Iran’s Ideological Expansion: Middle East

Iran’s actions to plant the seeds of the Islamic Revolution in regions such as Europe, Africa, and Latin America, detailed extensively in this report, are largely carried out in service of its most pressing foreign policy priority, supplanting the United States and becoming the rightful dominant power in the Middle East. The Middle East is the most active region in the Islamic Republic of Iran’s hegemonic project, and Iran has worked diligently since the 1979 Islamic Revolution to weaken and destabilize neighboring governments by exploiting the sectarian tensions it has fomented in a bid to spread its ideological influence. Tehran’s nefarious regional meddling has enabled it to amass significant influence over four Arab capitals—Beirut, Damascus, Baghdad, and Saana.

Iran’s primary method of empowering itself has been to anchor loyal terrorist proxies in the region, which it has done most successfully with Hezbollah in Lebanon, and more recently in Iraq, Syria, Yemen, and the Palestinian territories. Where its proxies have not been able to take root, Iran has engaged in subversive activities to undermine rival governments and enhance its influence, as it has done to greatest effect in Saudi Arabia, Bahrain, and Kuwait. UANI has extensively covered Iran’s campaign for regional dominion through proxy wars and subversion. In tandem with its strategy of spreading the Islamic Revolution through asymmetrical applications of hard power, Iran utilizes a range of sophisticated and varied soft power approaches to buttress and complement its militaristic advances, enabling it to make inroads with target populations and create favorable conditions for fealty to its revolutionary regime to take root.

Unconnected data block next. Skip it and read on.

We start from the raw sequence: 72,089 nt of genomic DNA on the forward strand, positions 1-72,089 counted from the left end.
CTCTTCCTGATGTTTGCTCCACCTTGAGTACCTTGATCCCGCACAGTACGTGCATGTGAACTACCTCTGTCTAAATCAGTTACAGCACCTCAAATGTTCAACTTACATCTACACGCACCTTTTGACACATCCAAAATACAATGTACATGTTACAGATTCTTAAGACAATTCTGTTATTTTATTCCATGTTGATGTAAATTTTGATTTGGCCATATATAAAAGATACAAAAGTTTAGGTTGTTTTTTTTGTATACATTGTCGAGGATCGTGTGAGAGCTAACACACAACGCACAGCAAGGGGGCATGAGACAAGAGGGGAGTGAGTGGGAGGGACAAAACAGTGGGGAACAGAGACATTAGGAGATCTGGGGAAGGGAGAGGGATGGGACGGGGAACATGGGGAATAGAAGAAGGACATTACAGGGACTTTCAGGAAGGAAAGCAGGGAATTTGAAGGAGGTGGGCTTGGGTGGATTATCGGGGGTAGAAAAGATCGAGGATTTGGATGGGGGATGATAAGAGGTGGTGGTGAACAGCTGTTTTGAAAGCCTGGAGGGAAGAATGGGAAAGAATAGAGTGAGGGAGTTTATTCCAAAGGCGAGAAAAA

To this end, Iran has proliferated charitable and social service organizations, educational institutions, and media organs throughout the region to assist in its ideological expansion. These organizations typically work hand-in-glove with Iranian-affiliated terrorist proxies and militias to facilitate their acceptance on the part of local populations. Altruism serves merely as a secondary function of Iranian-backed charitable organizations, while the primary function is to instrumentally create patronage networks and foster reliance on Iran. Iran uses media organs to propagandize and present Iran and its proxies in a positive light, and educational institutions to indoctrinate committed cadres with revolutionary theology and ideology.

As a Shi’a power in the Sunni-dominated Middle East, Iran’s soft power efforts largely center on Shi’a minority populations where applicable, and typically attempt to be inclusive of Shi’a offshoots such as the Alawites in Syria or Zaidis in Yemen as well. However, basing its Middle East foreign policy on Shi’a identity politics would be an inherently self-limiting proposition, and so Iran has also sought to inculcate outreach on shared bases such as pan-Islamic unity, anti-Americanism, anti-Zionism, and opposition to monarchical or otherwise autocratic governments.